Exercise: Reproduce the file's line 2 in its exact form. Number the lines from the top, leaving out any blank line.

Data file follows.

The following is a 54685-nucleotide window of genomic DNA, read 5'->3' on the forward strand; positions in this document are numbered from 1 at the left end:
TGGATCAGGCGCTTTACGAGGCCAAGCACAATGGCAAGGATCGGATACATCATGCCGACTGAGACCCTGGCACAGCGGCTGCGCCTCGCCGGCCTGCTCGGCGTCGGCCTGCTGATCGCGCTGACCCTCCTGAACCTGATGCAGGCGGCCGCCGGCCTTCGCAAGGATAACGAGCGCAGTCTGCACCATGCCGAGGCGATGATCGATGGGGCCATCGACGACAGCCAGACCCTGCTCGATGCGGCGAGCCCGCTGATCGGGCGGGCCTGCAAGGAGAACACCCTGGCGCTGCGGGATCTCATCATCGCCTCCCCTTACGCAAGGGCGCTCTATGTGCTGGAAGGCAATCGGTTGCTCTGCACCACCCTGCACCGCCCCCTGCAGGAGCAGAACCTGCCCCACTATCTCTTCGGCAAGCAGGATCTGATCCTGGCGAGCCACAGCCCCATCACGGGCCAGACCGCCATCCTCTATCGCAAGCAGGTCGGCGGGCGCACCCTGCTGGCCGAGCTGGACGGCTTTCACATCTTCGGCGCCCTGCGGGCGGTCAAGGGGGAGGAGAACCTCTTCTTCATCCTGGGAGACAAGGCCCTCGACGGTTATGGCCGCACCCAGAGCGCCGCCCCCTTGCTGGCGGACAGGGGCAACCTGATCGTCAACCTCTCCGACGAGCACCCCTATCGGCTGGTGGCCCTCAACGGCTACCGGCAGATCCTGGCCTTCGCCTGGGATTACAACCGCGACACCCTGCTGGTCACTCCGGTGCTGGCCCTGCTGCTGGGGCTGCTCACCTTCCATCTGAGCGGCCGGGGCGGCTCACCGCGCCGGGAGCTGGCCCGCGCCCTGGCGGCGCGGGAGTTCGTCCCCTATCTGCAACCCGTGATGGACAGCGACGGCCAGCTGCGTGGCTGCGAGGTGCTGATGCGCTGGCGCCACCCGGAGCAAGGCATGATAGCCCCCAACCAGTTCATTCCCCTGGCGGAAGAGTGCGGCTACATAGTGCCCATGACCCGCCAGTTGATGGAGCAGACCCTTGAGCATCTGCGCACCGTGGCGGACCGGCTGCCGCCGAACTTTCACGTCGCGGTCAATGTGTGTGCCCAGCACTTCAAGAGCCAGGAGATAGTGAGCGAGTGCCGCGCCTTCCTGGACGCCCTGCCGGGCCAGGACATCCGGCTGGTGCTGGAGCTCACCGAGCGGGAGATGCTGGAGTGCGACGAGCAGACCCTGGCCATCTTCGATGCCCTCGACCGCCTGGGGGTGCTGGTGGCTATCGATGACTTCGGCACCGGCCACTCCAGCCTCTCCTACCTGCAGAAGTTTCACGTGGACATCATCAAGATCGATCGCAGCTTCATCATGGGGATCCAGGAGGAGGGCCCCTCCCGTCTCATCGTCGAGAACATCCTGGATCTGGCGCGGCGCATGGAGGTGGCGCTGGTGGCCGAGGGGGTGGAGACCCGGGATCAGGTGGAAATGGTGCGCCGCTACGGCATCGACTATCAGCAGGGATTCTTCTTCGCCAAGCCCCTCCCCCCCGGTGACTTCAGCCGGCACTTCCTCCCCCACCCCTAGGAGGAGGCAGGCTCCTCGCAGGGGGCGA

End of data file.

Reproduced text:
TGGATCAGGCGCTTTACGAGGCCAAGCACAATGGCAAGGATCGGATACATCATGCCGACTGAGACCCTGGCACAGCGGCTGCGCCTCGCCGGCCTGCTCGGCGTCGGCCTGCTGATCGCGCTGACCCTCCTGAACCTGATGCAGGCGGCCGCCGGCCTTCGCAAGGATAACGAGCGCAGTCTGCACCATGCCGAGGCGATGATCGATGGGGCCATCGACGACAGCCAGACCCTGCTCGATGCGGCGAGCCCGCTGATCGGGCGGGCCTGCAAGGAGAACACCCTGGCGCTGCGGGATCTCATCATCGCCTCCCCTTACGCAAGGGCGCTCTATGTGCTGGAAGGCAATCGGTTGCTCTGCACCACCCTGCACCGCCCCCTGCAGGAGCAGAACCTGCCCCACTATCTCTTCGGCAAGCAGGATCTGATCCTGGCGAGCCACAGCCCCATCACGGGCCAGACCGCCATCCTCTATCGCAAGCAGGTCGGCGGGCGCACCCTGCTGGCCGAGCTGGACGGCTTTCACATCTTCGGCGCCCTGCGGGCGGTCAAGGGGGAGGAGAACCTCTTCTTCATCCTGGGAGACAAGGCCCTCGACGGTTATGGCCGCACCCAGAGCGCCGCCCCCTTGCTGGCGGACAGGGGCAACCTGATCGTCAACCTCTCCGACGAGCACCCCTATCGGCTGGTGGCCCTCAACGGCTACCGGCAGATCCTGGCCTTCGCCTGGGATTACAACCGCGACACCCTGCTGGTCACTCCGGTGCTGGCCCTGCTGCTGGGGCTGCTCACCTTCCATCTGAGCGGCCGGGGCGGCTCACCGCGCCGGGAGCTGGCCCGCGCCCTGGCGGCGCGGGAGTTCGTCCCCTATCTGCAACCCGTGATGGACAGCGACGGCCAGCTGCGTGGCTGCGAGGTGCTGATGCGCTGGCGCCACCCGGAGCAAGGCATGATAGCCCCCAACCAGTTCATTCCCCTGGCGGAAGAGTGCGGCTACATAGTGCCCATGACCCGCCAGTTGATGGAGCAGACCCTTGAGCATCTGCGCACCGTGGCGGACCGGCTGCCGCCGAACTTTCACGTCGCGGTCAATGTGTGTGCCCAGCACTTCAAGAGCCAGGAGATAGTGAGCGAGTGCCGCGCCTTCCTGGACGCCCTGCCGGGCCAGGACATCCGGCTGGTGCTGGAGCTCACCGAGCGGGAGATGCTGGAGTGCGACGAGCAGACCCTGGCCATCTTCGATGCCCTCGACCGCCTGGGGGTGCTGGTGGCTATCGATGACTTCGGCACCGGCCACTCCAGCCTCTCCTACCTGCAGAAGTTTCACGTGGACATCATCAAGATCGATCGCAGCTTCATCATGGGGATCCAGGAGGAGGGCCCCTCCCGTCTCATCGTCGAGAACATCCTGGATCTGGCGCGGCGCATGGAGGTGGCGCTGGTGGCCGAGGGGGTGGAGACCCGGGATCAGGTGGAAATGGTGCGCCGCTACGGCATCGACTATCAGCAGGGATTCTTCTTCGCCAAGCCCCTCCCCCCCGGTGACTTCAGCCGGCACTTCCTCCCCCACCCCTAGGAGGAGGCAGGCTCCTCGCAGGGGGCGA